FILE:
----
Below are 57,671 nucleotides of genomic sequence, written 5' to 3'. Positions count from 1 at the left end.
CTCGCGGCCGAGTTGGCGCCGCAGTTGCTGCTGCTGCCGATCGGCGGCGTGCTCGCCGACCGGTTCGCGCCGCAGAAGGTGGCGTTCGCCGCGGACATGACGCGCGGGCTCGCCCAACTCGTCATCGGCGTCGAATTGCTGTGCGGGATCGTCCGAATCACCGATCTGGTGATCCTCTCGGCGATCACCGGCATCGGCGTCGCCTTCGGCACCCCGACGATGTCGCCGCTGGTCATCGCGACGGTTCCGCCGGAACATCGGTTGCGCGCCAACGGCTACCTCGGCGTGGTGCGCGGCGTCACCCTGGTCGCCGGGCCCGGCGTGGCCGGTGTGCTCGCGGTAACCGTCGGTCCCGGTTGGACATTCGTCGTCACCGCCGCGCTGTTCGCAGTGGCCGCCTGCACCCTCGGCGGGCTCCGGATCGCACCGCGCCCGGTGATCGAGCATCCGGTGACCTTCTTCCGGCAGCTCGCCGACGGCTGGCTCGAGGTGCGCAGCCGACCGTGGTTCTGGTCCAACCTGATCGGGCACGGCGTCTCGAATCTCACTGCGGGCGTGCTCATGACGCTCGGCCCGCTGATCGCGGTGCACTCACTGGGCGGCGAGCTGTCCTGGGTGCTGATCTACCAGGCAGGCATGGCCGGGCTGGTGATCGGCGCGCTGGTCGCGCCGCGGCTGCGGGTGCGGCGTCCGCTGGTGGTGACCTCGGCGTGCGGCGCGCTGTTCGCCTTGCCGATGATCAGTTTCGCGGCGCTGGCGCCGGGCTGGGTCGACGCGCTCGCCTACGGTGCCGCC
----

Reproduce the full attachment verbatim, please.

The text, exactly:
Below are 57,671 nucleotides of genomic sequence, written 5' to 3'. Positions count from 1 at the left end.
CTCGCGGCCGAGTTGGCGCCGCAGTTGCTGCTGCTGCCGATCGGCGGCGTGCTCGCCGACCGGTTCGCGCCGCAGAAGGTGGCGTTCGCCGCGGACATGACGCGCGGGCTCGCCCAACTCGTCATCGGCGTCGAATTGCTGTGCGGGATCGTCCGAATCACCGATCTGGTGATCCTCTCGGCGATCACCGGCATCGGCGTCGCCTTCGGCACCCCGACGATGTCGCCGCTGGTCATCGCGACGGTTCCGCCGGAACATCGGTTGCGCGCCAACGGCTACCTCGGCGTGGTGCGCGGCGTCACCCTGGTCGCCGGGCCCGGCGTGGCCGGTGTGCTCGCGGTAACCGTCGGTCCCGGTTGGACATTCGTCGTCACCGCCGCGCTGTTCGCAGTGGCCGCCTGCACCCTCGGCGGGCTCCGGATCGCACCGCGCCCGGTGATCGAGCATCCGGTGACCTTCTTCCGGCAGCTCGCCGACGGCTGGCTCGAGGTGCGCAGCCGACCGTGGTTCTGGTCCAACCTGATCGGGCACGGCGTCTCGAATCTCACTGCGGGCGTGCTCATGACGCTCGGCCCGCTGATCGCGGTGCACTCACTGGGCGGCGAGCTGTCCTGGGTGCTGATCTACCAGGCAGGCATGGCCGGGCTGGTGATCGGCGCGCTGGTCGCGCCGCGGCTGCGGGTGCGGCGTCCGCTGGTGGTGACCTCGGCGTGCGGCGCGCTGTTCGCCTTGCCGATGATCAGTTTCGCGGCGCTGGCGCCGGGCTGGGTCGACGCGCTCGCCTACGGTGCCGCC